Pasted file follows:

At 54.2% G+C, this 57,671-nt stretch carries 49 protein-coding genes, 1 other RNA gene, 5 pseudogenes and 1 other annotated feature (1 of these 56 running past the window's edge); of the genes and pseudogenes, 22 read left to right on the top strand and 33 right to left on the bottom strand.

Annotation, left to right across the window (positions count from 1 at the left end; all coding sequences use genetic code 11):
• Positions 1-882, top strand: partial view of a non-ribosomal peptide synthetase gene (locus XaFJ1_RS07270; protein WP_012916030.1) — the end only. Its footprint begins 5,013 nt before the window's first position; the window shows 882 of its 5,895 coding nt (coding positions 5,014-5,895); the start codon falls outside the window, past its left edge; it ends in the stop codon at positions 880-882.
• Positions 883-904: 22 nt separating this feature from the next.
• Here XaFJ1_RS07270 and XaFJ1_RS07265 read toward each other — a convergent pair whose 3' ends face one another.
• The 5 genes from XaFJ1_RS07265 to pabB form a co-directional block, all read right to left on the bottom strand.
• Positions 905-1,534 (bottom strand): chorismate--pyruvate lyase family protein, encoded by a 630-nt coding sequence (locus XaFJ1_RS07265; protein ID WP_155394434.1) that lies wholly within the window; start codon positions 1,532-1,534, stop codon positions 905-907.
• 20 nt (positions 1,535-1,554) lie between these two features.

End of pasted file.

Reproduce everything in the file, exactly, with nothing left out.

At 54.2% G+C, this 57,671-nt stretch carries 49 protein-coding genes, 1 other RNA gene, 5 pseudogenes and 1 other annotated feature (1 of these 56 running past the window's edge); of the genes and pseudogenes, 22 read left to right on the top strand and 33 right to left on the bottom strand.

Annotation, left to right across the window (positions count from 1 at the left end; all coding sequences use genetic code 11):
• Positions 1-882, top strand: partial view of a non-ribosomal peptide synthetase gene (locus XaFJ1_RS07270; protein WP_012916030.1) — the end only. Its footprint begins 5,013 nt before the window's first position; the window shows 882 of its 5,895 coding nt (coding positions 5,014-5,895); the start codon falls outside the window, past its left edge; it ends in the stop codon at positions 880-882.
• Positions 883-904: 22 nt separating this feature from the next.
• Here XaFJ1_RS07270 and XaFJ1_RS07265 read toward each other — a convergent pair whose 3' ends face one another.
• The 5 genes from XaFJ1_RS07265 to pabB form a co-directional block, all read right to left on the bottom strand.
• Positions 905-1,534 (bottom strand): chorismate--pyruvate lyase family protein, encoded by a 630-nt coding sequence (locus XaFJ1_RS07265; protein ID WP_155394434.1) that lies wholly within the window; start codon positions 1,532-1,534, stop codon positions 905-907.
• 20 nt (positions 1,535-1,554) lie between these two features.